Rushford's Howard Otis at his home.
Rushford's Howard Otis at his home.
Burdey’s Cafe was included on an internet post titled (I think), “11 Under-the-Radar Restaurants in Minnesota that are Scrum-diddly-umptious.” The author recommended that visitors try the “How-ard’s Mess” for breakfast. The Mess is a platter of hash browns, topped with three scrambled eggs, purt-near everything in the kitchen (including fresh sliced jalape-nos), and cheese. If you’re Howard Otis, the man for whom the infamous Mess is named, you also like a little ghost pepper cheese on top. And sriracha sauce.

Howard and his basset hound, Oliver, live in a beautiful valley paradise right down the road from where I grew up, on a 60-acre plot that stretches from “that hill to that hill to that hill.” As Howard gestures at the bluffs outside his kitchen window, he tells me that I am looking at “Marjorie’s Heel,” a steep patch ascend-ing into woodlands, bearing the name of his late wife. He was kind enough to let me stop by to chat, and brewed a delicious cup of coffee for our visit.

Howard was born in Rushford in 1929, in the big white house that still stands at the top of Elm Street. He went to grade school in Wiscoy Valley, and graduated from Winona Senior High. Due to his love of spicy food, I suspected Howard might not be Norwegian, and he confirmed that his ancestors first arrived in the U.S. in 1660 from Wales.

Howard’s great-grandparents were among the founding fathers of Rushford, and he has a picture from Christmas of 1854 where his great-grandparents were present for the naming of the town. His great-grandpa Otis’ younger brother, Jo-seph, founded Brooklyn, which was called the Otis Addition at that time. On that side of the creek, Jessie Street was called Otis Street. Howard figures that Joseph must have been a “stubborn Otis,” as both were eventually renamed.

After high school, Howard joined the Navy, serving from 1948 to 1973. He met his lovely wife, Marjorie, a northern Cali-fornia girl, on Christmas Eve of 1951. Af-ter returning from Korea, he “got serious” and the two wed in 1954. They raised three kids: Dave, Paul, and Annette, and have eight grandkids. In 1982 the couple moved to the home that Howard still lives in today.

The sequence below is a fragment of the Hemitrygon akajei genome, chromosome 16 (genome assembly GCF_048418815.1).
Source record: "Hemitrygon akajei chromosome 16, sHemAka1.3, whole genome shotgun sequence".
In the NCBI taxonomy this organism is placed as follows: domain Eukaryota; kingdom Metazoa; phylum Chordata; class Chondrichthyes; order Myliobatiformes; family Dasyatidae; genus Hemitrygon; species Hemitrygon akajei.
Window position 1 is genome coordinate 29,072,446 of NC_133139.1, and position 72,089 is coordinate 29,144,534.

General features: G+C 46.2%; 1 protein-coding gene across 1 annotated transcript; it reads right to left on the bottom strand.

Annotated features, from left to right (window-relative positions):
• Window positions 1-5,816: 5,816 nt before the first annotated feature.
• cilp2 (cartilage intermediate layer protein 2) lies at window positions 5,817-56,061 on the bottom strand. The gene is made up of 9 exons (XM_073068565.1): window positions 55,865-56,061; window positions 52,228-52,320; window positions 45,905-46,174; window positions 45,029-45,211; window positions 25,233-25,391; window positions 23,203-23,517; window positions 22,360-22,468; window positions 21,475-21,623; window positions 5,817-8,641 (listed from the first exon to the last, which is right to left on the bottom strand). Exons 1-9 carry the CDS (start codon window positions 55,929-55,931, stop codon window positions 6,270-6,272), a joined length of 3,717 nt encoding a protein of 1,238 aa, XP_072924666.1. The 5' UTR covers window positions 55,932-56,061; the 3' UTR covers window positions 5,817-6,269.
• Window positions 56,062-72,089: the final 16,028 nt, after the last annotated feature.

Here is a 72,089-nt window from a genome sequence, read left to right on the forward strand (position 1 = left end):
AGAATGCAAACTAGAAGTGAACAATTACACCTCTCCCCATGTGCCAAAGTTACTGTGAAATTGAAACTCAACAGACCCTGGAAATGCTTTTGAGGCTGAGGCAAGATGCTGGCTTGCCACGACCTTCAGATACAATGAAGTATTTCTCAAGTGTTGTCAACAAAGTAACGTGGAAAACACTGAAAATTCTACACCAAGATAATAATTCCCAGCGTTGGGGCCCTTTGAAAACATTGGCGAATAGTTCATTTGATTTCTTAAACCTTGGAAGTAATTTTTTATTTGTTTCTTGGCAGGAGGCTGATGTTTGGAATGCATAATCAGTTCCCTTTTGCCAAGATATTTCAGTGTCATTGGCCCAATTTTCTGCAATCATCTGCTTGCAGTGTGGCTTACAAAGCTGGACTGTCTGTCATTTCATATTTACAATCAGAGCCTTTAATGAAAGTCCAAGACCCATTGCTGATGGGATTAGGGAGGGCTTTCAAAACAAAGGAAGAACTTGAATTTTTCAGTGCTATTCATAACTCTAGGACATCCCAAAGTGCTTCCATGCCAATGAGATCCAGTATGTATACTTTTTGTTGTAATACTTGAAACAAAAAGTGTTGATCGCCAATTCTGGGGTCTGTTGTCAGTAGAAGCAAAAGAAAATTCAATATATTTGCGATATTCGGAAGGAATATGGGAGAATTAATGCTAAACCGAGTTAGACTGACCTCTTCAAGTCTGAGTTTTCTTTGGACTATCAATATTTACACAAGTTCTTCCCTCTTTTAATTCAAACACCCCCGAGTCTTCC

When the Otis’s returned to Rushford, they brought a love of bluegrass music with them. When a friend suggested they get something started up here, they began the first annual Money Creek Bluegrass Festival, which took place at Money Creek Haven in 1983. The festival re-mained in Money Creek for six years before moving to its present home at Cushon’s Peak Campground.

Howard and Marjorie invested heavily into the success of the festival; plenty of time, energy, and finances. It took quite a few years to break even, but was worth it. Howard said the best part is the people; good, trustworthy people that come from all over the country to enjoy the music. Howard played the dobro in the band Family Four Plus Two (which contained four Otis’s and two friends) for many years at the festival. His dobro is still sit-ting pretty in his living room. He doesn’t play it as much as he used to, but he does get down to the festival every year.

At 89 years young, Howard is one busy man! He is very active in the honey business, as he has been for 50 years. As a child, he would go to his great-grandpa’s place in Rushford, out where the mink farm was. Howard still remembers when he was 5 years old, his dad was splitting fence posts, and hollered, “Son, you’d better get off that box!” Well, it was one of his Uncle Vern’s bee boxes, so he heed-ed the warning, and a love of beekeeping was passed on to another Otis.

He says he still has some hives out there. Actually, he’s got quite a few hives, starting out last year with somewhere around 150,000 bees. Bees are purchased in two-pound packages, which each hold 4,000 to 5,000 bees, and that number grows come summertime.

Last year wasn’t a good year, as he lost a lot of bees due to factors like weather. Occasionally you’ll open up a hive and there will be nothing there, he says. But there are many factors that go into the success of the hives. Howard says his best producers are up by the Kasper farm in ru-ral Peterson, where everything is organic. Bees don’t like the modified corn, he says; even the deer aren’t eating it.

The honey Howard sells is raw, which means that the honey cannot be pumped or filtered, because that would require heating. Heating damages the enzymes in the honey, as well as altering its natural flavor, and that’s all good stuff that we want to keep in there. Raw honey has antibacterial properties, and Howard even uses it on cuts and burns. He has a couple of young ladies that help with his opera-tion at present, but a lot of the work of Rosemount Apiaries is still done by How-ard himself.

Howard’s beloved Marjorie passed away in 2013, just shy of their 60th anniversary. He speaks of her fondly, and says that it was when they moved to their current home that they really got about the business of enjoying life. “It’s a real nice neighborhood,” he says, and he hopes to get all the neighbors over sometime this summer for a get-together. Howard’s a pretty nice addition to any “neighbor-hood” he’s in, too. His smile lights up the room when he comes into the café. So next time you see him, grab a cup of coffee and sit down. I guarantee you’ll have a good visit.